Comment: Ezekiel 28:25,26 talks of the true safety after Jacob’s Trouble (as opposed to the false confidence in the near future, prior to Jacob’s Trouble, in fulfillment of Psalm 83). “Thus saith the Lord GOD; When I shall have gathered the house of Israel from the people among whom they are scattered, and shall be sanctified in them in the sight of the heathen, then shall they dwell in their land that I have given to my servant Jacob. And they shall dwell safely therein, and shall build houses, and plant vineyards; yea, they shall dwell with confidence, when I have executed judgments upon all those that despise them round about them; and they shall know that I am the LORD their God.”

Comment: The Prophet Jeremiah told that in the future, Israel will be pastoral and agrarian.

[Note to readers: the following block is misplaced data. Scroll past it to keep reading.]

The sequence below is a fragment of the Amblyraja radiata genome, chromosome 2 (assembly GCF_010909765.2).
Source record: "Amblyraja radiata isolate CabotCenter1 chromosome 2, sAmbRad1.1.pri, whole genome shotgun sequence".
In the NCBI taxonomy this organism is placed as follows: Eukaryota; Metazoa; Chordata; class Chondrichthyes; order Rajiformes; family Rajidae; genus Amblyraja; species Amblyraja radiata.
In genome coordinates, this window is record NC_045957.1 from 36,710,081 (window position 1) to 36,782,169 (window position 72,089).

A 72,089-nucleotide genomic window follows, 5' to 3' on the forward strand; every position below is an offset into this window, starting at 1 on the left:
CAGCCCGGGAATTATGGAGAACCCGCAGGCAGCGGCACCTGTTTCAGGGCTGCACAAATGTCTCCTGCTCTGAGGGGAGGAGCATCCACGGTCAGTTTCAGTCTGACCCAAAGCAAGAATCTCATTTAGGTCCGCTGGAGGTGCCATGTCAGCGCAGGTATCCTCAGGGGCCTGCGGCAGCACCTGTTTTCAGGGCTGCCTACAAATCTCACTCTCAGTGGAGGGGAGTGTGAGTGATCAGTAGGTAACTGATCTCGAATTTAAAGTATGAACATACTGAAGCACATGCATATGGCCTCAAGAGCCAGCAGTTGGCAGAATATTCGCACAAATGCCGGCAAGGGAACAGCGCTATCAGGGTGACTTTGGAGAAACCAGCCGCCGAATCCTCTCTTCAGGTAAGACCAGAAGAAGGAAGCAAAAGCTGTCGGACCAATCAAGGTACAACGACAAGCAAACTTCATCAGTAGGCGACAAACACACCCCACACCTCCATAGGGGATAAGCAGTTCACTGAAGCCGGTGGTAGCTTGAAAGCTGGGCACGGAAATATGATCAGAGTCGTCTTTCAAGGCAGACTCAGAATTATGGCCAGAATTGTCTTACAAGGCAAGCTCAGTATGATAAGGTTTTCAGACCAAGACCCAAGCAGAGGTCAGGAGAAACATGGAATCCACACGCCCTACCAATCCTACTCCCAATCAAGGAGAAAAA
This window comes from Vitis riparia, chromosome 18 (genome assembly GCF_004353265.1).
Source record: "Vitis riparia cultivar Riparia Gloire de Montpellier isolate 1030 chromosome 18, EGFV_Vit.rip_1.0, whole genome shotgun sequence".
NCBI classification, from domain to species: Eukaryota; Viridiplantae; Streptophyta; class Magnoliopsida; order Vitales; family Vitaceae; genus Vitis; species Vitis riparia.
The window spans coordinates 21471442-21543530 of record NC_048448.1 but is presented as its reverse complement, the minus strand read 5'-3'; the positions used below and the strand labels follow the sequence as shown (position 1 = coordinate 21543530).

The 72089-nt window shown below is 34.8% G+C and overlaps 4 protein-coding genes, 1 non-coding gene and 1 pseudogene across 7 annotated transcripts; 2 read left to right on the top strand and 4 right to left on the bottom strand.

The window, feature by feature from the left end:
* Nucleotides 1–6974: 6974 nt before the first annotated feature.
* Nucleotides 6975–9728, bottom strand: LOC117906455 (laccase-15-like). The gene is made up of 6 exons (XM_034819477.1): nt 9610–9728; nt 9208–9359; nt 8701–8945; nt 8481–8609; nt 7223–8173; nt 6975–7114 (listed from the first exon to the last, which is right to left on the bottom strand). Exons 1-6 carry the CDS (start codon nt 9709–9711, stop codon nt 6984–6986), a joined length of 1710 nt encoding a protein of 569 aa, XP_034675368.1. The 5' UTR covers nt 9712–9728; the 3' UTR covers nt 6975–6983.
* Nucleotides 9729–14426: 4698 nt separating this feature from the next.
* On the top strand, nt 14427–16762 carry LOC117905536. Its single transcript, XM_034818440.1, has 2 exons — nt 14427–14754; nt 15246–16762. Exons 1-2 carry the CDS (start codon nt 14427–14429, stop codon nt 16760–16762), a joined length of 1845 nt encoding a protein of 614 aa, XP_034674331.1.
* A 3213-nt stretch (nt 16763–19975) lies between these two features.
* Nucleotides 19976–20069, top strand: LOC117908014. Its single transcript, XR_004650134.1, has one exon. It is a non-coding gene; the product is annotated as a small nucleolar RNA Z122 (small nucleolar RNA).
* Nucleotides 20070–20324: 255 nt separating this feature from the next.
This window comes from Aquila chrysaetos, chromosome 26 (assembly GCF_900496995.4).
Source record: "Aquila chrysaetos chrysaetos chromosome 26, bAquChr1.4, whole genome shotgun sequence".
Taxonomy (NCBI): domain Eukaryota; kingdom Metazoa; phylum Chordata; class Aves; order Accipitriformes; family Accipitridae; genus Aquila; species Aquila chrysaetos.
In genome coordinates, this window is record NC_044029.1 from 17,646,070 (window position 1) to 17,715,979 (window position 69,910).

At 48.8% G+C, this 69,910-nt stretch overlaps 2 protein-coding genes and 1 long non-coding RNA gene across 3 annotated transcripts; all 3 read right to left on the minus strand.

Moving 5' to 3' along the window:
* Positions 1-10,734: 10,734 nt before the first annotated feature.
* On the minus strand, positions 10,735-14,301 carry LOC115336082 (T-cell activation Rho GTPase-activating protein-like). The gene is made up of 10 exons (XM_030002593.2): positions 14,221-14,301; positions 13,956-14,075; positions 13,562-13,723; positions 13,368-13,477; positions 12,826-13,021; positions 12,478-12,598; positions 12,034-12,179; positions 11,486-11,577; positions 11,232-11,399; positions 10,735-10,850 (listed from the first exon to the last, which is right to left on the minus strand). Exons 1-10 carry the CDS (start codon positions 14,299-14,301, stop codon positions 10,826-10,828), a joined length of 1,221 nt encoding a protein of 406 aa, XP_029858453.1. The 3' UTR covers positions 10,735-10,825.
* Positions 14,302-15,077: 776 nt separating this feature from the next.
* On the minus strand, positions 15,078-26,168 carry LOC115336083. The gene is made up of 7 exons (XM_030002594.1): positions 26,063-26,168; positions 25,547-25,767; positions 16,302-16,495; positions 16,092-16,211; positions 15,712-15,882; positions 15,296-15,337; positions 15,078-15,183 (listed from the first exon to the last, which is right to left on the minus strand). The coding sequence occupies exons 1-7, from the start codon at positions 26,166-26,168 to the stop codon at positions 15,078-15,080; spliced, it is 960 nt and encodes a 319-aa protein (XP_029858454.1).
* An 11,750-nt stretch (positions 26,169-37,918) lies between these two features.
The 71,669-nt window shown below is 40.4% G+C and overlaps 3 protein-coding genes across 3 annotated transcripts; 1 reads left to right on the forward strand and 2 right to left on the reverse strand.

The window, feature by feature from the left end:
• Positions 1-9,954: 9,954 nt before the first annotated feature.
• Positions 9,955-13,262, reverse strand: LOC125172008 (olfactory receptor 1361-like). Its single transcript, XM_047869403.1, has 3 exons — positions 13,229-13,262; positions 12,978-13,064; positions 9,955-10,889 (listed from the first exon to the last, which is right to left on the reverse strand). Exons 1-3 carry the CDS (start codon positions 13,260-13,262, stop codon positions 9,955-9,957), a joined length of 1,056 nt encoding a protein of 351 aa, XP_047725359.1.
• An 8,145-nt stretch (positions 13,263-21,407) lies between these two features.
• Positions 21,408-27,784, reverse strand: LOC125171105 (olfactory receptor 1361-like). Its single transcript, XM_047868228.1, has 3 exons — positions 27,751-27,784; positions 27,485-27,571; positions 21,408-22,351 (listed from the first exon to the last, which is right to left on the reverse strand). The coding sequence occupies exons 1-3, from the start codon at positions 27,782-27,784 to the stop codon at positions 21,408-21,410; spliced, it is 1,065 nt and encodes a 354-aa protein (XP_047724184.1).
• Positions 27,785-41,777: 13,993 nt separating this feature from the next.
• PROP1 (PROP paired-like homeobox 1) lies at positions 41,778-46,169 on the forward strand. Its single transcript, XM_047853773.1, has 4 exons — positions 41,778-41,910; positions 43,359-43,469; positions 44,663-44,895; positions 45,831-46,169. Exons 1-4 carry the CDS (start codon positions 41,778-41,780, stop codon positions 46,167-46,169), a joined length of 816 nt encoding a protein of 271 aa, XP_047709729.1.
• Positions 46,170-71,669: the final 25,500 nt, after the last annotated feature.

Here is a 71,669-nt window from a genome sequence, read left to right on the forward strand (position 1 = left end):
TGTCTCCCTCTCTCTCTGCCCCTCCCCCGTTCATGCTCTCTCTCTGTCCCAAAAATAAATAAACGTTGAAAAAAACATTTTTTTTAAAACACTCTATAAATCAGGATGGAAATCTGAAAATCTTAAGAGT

Reply: Shepherds, flocks, and natural homegrown foods will prevail. People will know, help, and socialize with their neighbors.

Before considering verse 12, we will again read verse 1 of this chapter: “When Israel was a child, then I loved him, and called my son out of Egypt.” Here this verse clearly applies to Israel, but the New Testament applies it to Jesus. What is the relationship of these two thoughts to each other? Why does Holy Writ go back to the Book of Hosea to call attention to this deliverance from Egypt when God called Israel His son, yet in the New Testament, the Holy Spirit gave verse 1 a personalized application to Jesus? Both are true, but why was this done?

Comment: Moses, who led the deliverance, was a type of Jesus, who will lead the deliverance of the world.